Environmental elder statesman William Ruckelshaus may not have decided where to display the Presidential Medal of Freedom he will be receiving at a White House ceremony Tuesday, but he has decided how to have a little fun with it.
“Well I’ve threatened my wife to wear it outside my suit coat in the daytime and inside my pajamas at night so it wouldn’t hit her in the face when I turned over,” joked the 83-year-old Ruckelshaus before admitting he really doesn’t know what he’ll do with the medal, one of 17 being awarded.
KUOW/EarthFix reporter Ashley Ahearn spoke with Ruckelshaus last week, before he departed for Washington, D.C.
The longtime Republican was the nation’s first administrator of the Environmental Protection Agency under President Nixon.
Ruckelshaus is one of two Washington’s environmental leaders who will be honored Tuesday by President Barack Obama. His friend, the late Billy Frank, Jr. will be honored posthumously.
Frank died last year. He was an elder with Puget Sound’s Nisqually Indian Tribe and a leader in the struggle by Washington’s Native Americans to assert their treaty-bound fishing rights.
Here are some highlights from Ahearn’s conversation with Ruckelshaus at his Seattle office.
On whether there are political undertones to his selection for the award:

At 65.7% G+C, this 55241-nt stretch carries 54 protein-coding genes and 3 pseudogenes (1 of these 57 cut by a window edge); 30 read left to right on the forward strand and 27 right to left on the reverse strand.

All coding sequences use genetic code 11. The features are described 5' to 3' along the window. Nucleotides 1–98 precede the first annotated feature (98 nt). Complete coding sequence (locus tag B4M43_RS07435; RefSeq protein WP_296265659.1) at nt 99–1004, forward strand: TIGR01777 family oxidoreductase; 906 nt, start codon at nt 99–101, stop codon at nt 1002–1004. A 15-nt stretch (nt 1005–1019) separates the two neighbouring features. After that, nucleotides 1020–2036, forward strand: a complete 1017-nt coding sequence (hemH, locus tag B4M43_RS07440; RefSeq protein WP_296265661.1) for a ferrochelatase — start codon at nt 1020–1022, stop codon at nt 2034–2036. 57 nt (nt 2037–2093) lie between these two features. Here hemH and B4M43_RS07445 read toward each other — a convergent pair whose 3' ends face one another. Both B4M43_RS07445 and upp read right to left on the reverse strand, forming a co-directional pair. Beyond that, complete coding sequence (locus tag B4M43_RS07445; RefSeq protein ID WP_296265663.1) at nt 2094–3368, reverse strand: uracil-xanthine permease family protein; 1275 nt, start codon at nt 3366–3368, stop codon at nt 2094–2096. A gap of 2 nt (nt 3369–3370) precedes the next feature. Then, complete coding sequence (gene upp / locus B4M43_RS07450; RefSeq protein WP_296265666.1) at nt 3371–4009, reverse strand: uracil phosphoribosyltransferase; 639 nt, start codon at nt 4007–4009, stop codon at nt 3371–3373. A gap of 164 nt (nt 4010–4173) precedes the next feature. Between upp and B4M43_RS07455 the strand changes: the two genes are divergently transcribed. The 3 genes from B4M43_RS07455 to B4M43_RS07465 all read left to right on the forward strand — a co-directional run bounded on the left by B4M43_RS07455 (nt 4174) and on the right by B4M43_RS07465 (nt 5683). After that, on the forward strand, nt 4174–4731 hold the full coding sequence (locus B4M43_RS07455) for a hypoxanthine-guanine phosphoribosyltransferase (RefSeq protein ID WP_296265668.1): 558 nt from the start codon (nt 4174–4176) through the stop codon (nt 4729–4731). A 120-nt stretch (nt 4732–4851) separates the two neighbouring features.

“That’s occurred to me that it may have been part of it. My understanding of the way this process works is that there is no process. The president gets nominations from a variety of sources and makes the choices himself. I would have thought there was a process that had been around for a long time that everyone went through but no, each president seems to be different.”
On the way Republican candidates have been harsh critics of the EPA:
“There is a polarization of all kinds of issues in this country today and it’s too bad, because issues like the environment — and the biggest manifestation of it now is the climate change issue — shouldn’t be partisan issues. If we have a public health problem or an environmental problem, the science of it should be as rigorous as possible and the choices of what to do about it should be driven in part by science.”
On why Republican won’t actually follow through with their talk of abolishing the EPA:
“They can’t, number one. And number two, if the issue of what to do about a toxic substance that is widespread in the environment … you have to balance the impact on costs and jobs and economy on one side, public health, the environment and need for government protection on the other. Those are very hard choices to make. You give those choices to the Congress, they’ll give them back to the EPA as quickly as they can get rid of them because no matter what you decide you make somebody very angry.”
On how environmental politics have changed since he led the EPA:
“During the late ‘60s, the early ‘70s we had ‘smell, touch and feel’ kinds of pollution. You could see the air pollution on your way to work in the morning. When I first moved to Washington the air was brown, mostly associated with automobile emissions. We had rivers that caught on fire like the (Cuyahoga) going through Cleveland, Ohio.